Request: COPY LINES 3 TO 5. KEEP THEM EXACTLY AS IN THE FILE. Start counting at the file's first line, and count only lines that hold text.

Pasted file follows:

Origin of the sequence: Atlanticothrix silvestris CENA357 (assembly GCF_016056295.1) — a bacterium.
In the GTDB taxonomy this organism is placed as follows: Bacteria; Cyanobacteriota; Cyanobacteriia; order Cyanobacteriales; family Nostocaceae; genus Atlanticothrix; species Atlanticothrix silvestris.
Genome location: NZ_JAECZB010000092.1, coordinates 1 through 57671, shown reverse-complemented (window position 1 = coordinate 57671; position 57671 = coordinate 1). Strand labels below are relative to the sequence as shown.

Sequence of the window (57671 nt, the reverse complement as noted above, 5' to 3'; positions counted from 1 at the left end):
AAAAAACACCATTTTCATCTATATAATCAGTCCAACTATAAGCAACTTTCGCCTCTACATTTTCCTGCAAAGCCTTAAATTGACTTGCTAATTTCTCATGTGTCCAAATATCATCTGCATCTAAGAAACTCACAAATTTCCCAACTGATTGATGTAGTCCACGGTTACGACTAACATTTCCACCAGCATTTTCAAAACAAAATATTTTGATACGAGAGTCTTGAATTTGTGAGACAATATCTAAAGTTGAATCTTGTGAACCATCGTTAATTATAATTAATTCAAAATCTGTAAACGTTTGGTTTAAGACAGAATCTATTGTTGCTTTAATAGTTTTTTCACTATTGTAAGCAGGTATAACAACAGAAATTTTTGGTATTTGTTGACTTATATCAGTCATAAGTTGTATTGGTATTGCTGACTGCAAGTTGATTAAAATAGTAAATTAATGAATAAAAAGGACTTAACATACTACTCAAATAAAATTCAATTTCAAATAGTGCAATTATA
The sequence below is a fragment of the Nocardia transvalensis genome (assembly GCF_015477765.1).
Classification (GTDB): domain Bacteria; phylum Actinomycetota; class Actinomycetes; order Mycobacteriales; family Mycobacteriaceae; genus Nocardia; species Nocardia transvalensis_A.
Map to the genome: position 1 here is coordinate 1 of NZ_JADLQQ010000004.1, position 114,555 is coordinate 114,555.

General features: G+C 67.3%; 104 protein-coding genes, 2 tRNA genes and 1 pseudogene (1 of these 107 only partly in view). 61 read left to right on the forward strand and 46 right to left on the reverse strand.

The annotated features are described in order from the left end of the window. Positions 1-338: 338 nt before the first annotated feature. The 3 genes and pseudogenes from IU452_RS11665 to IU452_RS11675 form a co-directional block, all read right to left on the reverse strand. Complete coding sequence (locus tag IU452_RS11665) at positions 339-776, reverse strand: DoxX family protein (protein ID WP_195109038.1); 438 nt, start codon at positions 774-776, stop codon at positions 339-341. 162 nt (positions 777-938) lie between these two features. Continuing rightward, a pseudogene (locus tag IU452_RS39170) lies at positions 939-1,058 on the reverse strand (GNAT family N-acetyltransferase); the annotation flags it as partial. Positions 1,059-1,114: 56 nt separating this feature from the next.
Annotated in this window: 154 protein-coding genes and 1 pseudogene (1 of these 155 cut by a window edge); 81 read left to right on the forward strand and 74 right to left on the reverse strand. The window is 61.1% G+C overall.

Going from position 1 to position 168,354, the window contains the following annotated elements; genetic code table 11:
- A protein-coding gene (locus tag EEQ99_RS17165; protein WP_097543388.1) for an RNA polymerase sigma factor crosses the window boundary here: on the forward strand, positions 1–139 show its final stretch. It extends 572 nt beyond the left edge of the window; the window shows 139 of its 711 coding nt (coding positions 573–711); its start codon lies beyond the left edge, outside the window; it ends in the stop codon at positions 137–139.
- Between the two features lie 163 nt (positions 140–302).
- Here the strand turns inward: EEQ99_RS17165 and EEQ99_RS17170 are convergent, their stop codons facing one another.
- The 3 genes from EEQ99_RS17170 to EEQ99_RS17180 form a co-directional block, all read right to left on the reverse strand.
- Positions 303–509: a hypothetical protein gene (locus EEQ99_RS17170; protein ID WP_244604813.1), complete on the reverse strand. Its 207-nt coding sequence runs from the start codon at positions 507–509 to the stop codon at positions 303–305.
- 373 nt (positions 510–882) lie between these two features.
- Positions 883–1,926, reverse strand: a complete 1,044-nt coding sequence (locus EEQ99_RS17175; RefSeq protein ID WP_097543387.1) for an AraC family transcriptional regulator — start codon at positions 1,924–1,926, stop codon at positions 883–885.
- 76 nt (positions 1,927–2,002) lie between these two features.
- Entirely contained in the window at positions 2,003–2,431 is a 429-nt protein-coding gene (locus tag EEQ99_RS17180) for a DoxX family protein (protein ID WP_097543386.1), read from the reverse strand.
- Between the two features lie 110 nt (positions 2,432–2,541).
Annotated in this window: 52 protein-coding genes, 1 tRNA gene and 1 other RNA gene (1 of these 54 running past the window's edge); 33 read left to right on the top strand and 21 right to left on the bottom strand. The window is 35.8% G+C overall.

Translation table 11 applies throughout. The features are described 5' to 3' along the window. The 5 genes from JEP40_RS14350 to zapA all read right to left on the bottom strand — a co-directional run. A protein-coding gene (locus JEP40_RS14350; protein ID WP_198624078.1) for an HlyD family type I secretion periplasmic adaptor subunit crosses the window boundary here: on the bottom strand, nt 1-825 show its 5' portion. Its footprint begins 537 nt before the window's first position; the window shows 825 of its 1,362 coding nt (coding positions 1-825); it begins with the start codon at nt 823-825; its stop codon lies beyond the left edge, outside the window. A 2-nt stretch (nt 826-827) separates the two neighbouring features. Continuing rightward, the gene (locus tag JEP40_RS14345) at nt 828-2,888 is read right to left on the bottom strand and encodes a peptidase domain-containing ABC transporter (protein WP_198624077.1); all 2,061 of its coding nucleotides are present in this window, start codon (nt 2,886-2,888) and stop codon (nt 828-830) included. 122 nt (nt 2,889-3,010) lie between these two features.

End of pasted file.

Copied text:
Genome location: NZ_JAECZB010000092.1, coordinates 1 through 57671, shown reverse-complemented (window position 1 = coordinate 57671; position 57671 = coordinate 1). Strand labels below are relative to the sequence as shown.

Sequence of the window (57671 nt, the reverse complement as noted above, 5' to 3'; positions counted from 1 at the left end):
AAAAAACACCATTTTCATCTATATAATCAGTCCAACTATAAGCAACTTTCGCCTCTACATTTTCCTGCAAAGCCTTAAATTGACTTGCTAATTTCTCATGTGTCCAAATATCATCTGCATCTAAGAAACTCACAAATTTCCCAACTGATTGATGTAGTCCACGGTTACGACTAACATTTCCACCAGCATTTTCAAAACAAAATATTTTGATACGAGAGTCTTGAATTTGTGAGACAATATCTAAAGTTGAATCTTGTGAACCATCGTTAATTATAATTAATTCAAAATCTGTAAACGTTTGGTTTAAGACAGAATCTATTGTTGCTTTAATAGTTTTTTCACTATTGTAAGCAGGTATAACAACAGAAATTTTTGGTATTTGTTGACTTATATCAGTCATAAGTTGTATTGGTATTGCTGACTGCAAGTTGATTAAAATAGTAAATTAATGAATAAAAAGGACTTAACATACTACTCAAATAAAATTCAATTTCAAATAGTGCAATTATA